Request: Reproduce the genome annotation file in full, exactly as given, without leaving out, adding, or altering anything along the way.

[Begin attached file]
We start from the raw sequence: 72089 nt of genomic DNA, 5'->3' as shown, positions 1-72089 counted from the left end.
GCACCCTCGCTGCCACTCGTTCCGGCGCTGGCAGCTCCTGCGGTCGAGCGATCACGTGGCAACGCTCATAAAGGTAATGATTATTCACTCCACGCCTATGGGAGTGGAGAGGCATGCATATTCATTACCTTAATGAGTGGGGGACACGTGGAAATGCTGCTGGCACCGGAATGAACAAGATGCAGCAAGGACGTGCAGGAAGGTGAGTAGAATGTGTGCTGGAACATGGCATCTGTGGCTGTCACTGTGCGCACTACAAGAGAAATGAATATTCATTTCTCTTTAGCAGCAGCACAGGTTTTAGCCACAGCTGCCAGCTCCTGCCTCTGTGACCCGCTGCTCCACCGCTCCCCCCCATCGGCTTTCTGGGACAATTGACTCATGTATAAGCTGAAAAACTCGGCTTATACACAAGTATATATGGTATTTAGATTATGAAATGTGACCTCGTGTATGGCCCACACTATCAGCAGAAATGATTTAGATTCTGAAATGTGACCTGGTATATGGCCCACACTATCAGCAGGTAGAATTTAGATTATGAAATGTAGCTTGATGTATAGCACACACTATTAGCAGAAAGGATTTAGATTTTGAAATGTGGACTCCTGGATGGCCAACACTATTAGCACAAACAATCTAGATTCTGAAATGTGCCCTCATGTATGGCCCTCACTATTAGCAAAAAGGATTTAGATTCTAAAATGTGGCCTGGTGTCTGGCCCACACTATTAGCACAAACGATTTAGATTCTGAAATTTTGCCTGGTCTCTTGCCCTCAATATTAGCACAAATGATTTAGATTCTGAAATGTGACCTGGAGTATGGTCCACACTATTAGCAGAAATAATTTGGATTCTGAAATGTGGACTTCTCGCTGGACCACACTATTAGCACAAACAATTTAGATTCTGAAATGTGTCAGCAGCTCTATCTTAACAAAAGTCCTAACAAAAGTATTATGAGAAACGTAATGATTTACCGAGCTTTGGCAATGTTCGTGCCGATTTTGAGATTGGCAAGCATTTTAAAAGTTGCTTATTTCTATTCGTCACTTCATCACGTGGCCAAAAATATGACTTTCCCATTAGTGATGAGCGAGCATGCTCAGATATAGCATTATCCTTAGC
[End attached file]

We start from the raw sequence: 72089 nt of genomic DNA, 5'->3' as shown, positions 1-72089 counted from the left end.
GCACCCTCGCTGCCACTCGTTCCGGCGCTGGCAGCTCCTGCGGTCGAGCGATCACGTGGCAACGCTCATAAAGGTAATGATTATTCACTCCACGCCTATGGGAGTGGAGAGGCATGCATATTCATTACCTTAATGAGTGGGGGACACGTGGAAATGCTGCTGGCACCGGAATGAACAAGATGCAGCAAGGACGTGCAGGAAGGTGAGTAGAATGTGTGCTGGAACATGGCATCTGTGGCTGTCACTGTGCGCACTACAAGAGAAATGAATATTCATTTCTCTTTAGCAGCAGCACAGGTTTTAGCCACAGCTGCCAGCTCCTGCCTCTGTGACCCGCTGCTCCACCGCTCCCCCCCATCGGCTTTCTGGGACAATTGACTCATGTATAAGCTGAAAAACTCGGCTTATACACAAGTATATATGGTATTTAGATTATGAAATGTGACCTCGTGTATGGCCCACACTATCAGCAGAAATGATTTAGATTCTGAAATGTGACCTGGTATATGGCCCACACTATCAGCAGGTAGAATTTAGATTATGAAATGTAGCTTGATGTATAGCACACACTATTAGCAGAAAGGATTTAGATTTTGAAATGTGGACTCCTGGATGGCCAACACTATTAGCACAAACAATCTAGATTCTGAAATGTGCCCTCATGTATGGCCCTCACTATTAGCAAAAAGGATTTAGATTCTAAAATGTGGCCTGGTGTCTGGCCCACACTATTAGCACAAACGATTTAGATTCTGAAATTTTGCCTGGTCTCTTGCCCTCAATATTAGCACAAATGATTTAGATTCTGAAATGTGACCTGGAGTATGGTCCACACTATTAGCAGAAATAATTTGGATTCTGAAATGTGGACTTCTCGCTGGACCACACTATTAGCACAAACAATTTAGATTCTGAAATGTGTCAGCAGCTCTATCTTAACAAAAGTCCTAACAAAAGTATTATGAGAAACGTAATGATTTACCGAGCTTTGGCAATGTTCGTGCCGATTTTGAGATTGGCAAGCATTTTAAAAGTTGCTTATTTCTATTCGTCACTTCATCACGTGGCCAAAAATATGACTTTCCCATTAGTGATGAGCGAGCATGCTCAGATATAGCATTATCCTTAGC